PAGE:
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According to research from the International Tourism Partnership, the hotel sector accounts for approximately 1% of global carbon emissions. For hotels of all shapes and sizes, there is a balance to be struck between increasing energy efficiency, reducing the environmental impact of the infrastructure, and ensuring the satisfaction of customers.
Guest satisfaction is a non-negotiable factor for hotels. What is often forgotten is that top quality service that translates into high customer satisfaction incorporates all aspects of a guest’s stay including factors like room temperature, adequate lighting, and water temperature. These factors are not often listed on booking sites – that is until they go wrong or disrupt a guest’s stay enjoyable stay.
So what can hotels do? For many, reducing energy consumption is not just a matter of ensuring operational costs don’t spiral out of control; it is increasingly a matter of social responsibility – particularly for those large chains that are under greater public scrutiny. It’s clear that striking a balance between customer satisfaction and reducing energy consumption through the adoption of more eco-friendly operations is of the utmost importance. What’s the best way to achieve both?
Where to start?
The first step is to assess their energy consumption; how energy efficient the property is and where there is room for improvement. Hotels and hotel groups can start this process themselves. For example the International Tourism Partnership and World Travel and Tourism Council have created the Hotel Carbon Measurement Initiative methodology and tool to enable hotels to measure and report on their carbon emissions.
Once this has been assessed hotels can start to look at how they can actively employ solutions to become more energy efficient and sustainable, whilst maintaining the high levels of quality their guests expect.
Some hotels might look to alternative energy solutions. Combined heat and power (CHP) options can be a more efficient way of producing heat for hotels from their own power generators. Some utilise more environmentally friendly fuels like biomass. Renewable energy sources like solar and wind are another option.
Technology & Analytics based solutions
As with many other industries, new technology systems are increasingly being used by the hotel industry. One solution that enables energy efficiency with low capital investment is through the implementation of Building Management Systems, Property Management Systems, Guest Room Controls and Energy Monitoring Systems. These allow hotels to monitor and gather data quickly and easily, helping them to make day-to-day operations decisions based on quantitative analysis that reduces their overall energy usage but doesn’t impact on guest experience.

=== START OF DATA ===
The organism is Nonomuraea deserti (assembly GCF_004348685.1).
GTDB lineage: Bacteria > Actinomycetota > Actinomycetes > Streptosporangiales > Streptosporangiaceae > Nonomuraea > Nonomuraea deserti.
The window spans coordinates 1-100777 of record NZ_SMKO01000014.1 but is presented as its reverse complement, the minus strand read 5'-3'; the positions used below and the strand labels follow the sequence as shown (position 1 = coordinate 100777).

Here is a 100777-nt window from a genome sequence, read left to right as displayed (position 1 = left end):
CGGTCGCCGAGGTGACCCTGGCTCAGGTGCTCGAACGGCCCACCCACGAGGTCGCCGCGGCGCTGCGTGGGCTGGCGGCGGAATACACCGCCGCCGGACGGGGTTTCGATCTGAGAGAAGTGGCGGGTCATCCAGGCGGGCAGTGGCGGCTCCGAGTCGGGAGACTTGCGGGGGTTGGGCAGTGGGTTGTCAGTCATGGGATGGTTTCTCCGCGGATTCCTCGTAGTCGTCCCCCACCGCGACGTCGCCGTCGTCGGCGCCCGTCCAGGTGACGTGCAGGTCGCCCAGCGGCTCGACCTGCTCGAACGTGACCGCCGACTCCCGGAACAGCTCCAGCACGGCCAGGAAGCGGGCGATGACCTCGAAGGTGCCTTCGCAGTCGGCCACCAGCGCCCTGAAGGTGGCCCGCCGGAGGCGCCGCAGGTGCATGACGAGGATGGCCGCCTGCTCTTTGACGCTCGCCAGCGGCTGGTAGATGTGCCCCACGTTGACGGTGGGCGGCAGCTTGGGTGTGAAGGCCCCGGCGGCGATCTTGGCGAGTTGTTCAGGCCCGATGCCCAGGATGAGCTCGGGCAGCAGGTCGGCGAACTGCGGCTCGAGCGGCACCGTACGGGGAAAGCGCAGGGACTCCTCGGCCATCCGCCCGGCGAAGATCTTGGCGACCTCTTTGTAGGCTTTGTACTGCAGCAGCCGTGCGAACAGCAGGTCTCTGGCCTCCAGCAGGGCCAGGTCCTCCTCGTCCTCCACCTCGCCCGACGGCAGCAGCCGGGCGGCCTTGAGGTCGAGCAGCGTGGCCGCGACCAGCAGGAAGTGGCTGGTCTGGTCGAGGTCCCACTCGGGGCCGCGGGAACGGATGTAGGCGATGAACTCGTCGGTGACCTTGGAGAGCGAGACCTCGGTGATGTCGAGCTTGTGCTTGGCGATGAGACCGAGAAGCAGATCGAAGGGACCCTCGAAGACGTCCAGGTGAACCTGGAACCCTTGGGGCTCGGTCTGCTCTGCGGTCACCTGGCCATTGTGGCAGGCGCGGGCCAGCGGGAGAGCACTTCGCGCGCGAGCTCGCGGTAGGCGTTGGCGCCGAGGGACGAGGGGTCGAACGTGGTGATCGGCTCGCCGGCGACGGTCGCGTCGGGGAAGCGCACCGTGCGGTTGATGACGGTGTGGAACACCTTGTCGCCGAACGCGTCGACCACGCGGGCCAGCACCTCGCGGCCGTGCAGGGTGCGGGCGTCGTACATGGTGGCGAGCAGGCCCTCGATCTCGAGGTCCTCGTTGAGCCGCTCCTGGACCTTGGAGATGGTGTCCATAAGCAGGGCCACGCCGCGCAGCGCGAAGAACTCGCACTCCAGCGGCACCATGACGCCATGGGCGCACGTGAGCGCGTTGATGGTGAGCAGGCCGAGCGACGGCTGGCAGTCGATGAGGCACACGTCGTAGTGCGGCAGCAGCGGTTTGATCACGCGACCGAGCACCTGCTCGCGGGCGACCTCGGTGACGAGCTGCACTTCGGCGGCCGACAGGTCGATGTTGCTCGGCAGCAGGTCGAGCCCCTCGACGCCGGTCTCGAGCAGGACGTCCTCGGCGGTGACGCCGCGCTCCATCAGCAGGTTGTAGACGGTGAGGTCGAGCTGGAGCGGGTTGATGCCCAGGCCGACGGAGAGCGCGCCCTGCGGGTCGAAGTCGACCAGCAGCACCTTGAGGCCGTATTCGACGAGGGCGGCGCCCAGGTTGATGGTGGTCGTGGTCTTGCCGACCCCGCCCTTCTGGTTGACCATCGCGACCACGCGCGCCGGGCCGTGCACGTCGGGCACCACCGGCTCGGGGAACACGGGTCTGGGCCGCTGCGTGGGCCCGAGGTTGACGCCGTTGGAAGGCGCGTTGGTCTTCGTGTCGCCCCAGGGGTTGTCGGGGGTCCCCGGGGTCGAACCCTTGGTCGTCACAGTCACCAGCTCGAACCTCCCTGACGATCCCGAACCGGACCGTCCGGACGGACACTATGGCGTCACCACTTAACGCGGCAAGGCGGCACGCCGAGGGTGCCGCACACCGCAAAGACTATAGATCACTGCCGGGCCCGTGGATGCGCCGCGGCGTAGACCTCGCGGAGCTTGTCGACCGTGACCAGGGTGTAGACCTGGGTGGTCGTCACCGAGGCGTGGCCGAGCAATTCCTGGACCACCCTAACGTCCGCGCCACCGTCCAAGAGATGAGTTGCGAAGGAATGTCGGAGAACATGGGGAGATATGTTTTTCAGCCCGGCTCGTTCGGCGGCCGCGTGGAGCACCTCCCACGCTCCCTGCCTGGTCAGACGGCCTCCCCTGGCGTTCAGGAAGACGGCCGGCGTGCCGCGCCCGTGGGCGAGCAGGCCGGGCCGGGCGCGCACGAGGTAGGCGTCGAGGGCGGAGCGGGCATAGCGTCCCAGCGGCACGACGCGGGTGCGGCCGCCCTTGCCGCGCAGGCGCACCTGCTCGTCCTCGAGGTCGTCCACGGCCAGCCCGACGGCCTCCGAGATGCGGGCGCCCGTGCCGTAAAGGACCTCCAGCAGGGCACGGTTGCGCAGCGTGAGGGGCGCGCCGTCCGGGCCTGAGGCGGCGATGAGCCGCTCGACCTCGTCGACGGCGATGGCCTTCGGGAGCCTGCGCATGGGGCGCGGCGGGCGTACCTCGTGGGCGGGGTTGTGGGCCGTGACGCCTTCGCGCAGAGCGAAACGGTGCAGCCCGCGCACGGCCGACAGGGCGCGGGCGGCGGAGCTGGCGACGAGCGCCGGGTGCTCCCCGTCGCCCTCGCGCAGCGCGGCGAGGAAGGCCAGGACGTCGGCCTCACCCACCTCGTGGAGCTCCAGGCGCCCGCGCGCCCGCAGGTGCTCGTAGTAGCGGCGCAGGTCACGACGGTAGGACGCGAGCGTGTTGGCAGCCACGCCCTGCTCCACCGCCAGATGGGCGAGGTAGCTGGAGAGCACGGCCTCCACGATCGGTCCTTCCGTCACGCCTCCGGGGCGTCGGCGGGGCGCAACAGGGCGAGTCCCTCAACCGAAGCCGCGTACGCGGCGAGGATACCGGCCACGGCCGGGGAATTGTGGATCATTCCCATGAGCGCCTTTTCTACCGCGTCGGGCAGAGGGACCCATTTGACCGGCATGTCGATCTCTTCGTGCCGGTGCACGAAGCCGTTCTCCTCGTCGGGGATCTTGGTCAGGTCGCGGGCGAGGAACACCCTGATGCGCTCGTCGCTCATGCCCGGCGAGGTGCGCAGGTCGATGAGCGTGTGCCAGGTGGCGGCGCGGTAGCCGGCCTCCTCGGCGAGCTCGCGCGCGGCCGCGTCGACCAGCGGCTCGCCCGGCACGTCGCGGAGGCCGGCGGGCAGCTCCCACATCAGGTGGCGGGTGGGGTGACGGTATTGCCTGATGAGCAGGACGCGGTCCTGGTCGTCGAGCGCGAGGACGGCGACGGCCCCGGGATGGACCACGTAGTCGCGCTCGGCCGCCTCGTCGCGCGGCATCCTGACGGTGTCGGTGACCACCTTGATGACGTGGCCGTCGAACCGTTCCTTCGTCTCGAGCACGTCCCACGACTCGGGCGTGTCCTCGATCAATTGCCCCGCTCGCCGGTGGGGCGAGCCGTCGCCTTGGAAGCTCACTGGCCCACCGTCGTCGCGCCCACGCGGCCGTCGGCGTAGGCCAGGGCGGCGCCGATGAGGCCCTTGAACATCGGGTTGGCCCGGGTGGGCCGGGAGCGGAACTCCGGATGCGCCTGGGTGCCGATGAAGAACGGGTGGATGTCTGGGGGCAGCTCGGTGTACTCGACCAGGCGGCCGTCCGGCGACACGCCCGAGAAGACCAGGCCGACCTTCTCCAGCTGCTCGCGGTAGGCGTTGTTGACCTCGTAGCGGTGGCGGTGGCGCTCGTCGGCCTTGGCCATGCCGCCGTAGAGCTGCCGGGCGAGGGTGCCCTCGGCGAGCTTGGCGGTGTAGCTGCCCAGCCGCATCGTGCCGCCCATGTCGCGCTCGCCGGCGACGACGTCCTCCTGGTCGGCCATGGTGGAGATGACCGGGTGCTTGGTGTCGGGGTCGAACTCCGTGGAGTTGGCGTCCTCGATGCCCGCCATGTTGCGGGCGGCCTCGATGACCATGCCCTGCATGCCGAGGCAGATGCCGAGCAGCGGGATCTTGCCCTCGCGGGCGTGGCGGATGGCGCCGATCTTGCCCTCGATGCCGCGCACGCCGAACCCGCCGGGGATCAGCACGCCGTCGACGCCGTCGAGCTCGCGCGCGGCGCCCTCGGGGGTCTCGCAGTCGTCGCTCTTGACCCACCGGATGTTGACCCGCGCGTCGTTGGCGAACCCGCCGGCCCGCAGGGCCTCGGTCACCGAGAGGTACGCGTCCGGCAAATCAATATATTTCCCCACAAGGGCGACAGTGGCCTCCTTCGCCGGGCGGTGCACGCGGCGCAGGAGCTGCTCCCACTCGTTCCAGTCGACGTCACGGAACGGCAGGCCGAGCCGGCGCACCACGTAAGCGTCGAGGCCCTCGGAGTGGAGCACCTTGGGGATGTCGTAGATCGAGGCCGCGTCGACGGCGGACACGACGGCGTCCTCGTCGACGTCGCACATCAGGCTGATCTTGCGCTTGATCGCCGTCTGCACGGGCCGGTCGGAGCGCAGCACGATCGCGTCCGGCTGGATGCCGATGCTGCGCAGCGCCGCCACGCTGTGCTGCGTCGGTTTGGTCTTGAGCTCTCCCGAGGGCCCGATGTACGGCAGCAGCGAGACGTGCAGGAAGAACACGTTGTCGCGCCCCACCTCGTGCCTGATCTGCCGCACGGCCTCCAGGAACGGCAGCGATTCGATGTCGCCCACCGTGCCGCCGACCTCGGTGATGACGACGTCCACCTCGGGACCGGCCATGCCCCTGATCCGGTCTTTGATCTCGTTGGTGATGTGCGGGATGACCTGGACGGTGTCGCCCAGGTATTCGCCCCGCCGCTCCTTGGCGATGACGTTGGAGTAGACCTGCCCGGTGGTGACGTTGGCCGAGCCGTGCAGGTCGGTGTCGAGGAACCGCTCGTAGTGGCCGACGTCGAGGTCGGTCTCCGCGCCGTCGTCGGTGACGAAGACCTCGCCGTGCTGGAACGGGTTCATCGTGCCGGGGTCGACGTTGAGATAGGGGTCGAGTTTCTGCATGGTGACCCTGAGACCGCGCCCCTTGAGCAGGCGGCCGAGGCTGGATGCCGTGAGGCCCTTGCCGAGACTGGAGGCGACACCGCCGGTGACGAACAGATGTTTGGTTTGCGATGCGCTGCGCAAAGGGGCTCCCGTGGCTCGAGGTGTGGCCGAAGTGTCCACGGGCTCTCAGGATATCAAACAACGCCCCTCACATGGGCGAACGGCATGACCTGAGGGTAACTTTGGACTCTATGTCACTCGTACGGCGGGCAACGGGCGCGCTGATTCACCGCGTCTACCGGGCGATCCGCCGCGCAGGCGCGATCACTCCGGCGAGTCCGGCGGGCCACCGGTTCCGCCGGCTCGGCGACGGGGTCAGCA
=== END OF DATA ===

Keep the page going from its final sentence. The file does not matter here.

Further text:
These systems work by monitoring and controlling everything across the hotel infrastructure. From lights and HVAC equipment in guest rooms to the boilers/chiller in the plant room, they work by optimising all energy consuming operations, striking a balance between minimising energy consumption while maintaining the right levels of lighting, heating, cooling and water temperature to keep guests happy. These monitoring systems produce a multitude of functions including detecting breakdowns and end-of-life wear, reducing energy leaks, identifying inefficiencies and integrating all information with wider business systems and information such as annual energy cost forecasts, operational deviation reports and reservation information.
Key to all of this is ensuring that the monitoring technologies are properly coupled with analytics capabilities, otherwise hotel operators will find themselves in a “data rich and information poor” environment. Understanding and processing the information might be beyond the capabilities of even the most tech-savvy GM or engineer. Holding huge quantities of data on aspects like individual room temperatures is no use unless they can be analysed alongside other data to identify patterns. Patterns can then translate into insights that can be used to make operational decisions to the benefit of enhanced energy effectiveness. Technology integration coupled with a Big Data analytics can save 7%-12% of a hotel’s energy spend. For a hotel with a $700k energy spend this is equivalent to the bottom-line generated by a 1-2% occupancy increase.
While the adoption of such technology systems can sound complicated and daunting - particularly for individual hotels rather than larger chains - it is reassuring to know that the advent of cloud technology and high speed internet connections means that often much of the monitoring and analysis can be outsourced to a service provider, meaning hotels can concentrate on what they do best; providing outstanding customer service to their guests.
For more information on these options, visit the Wipro EcoEnergy website.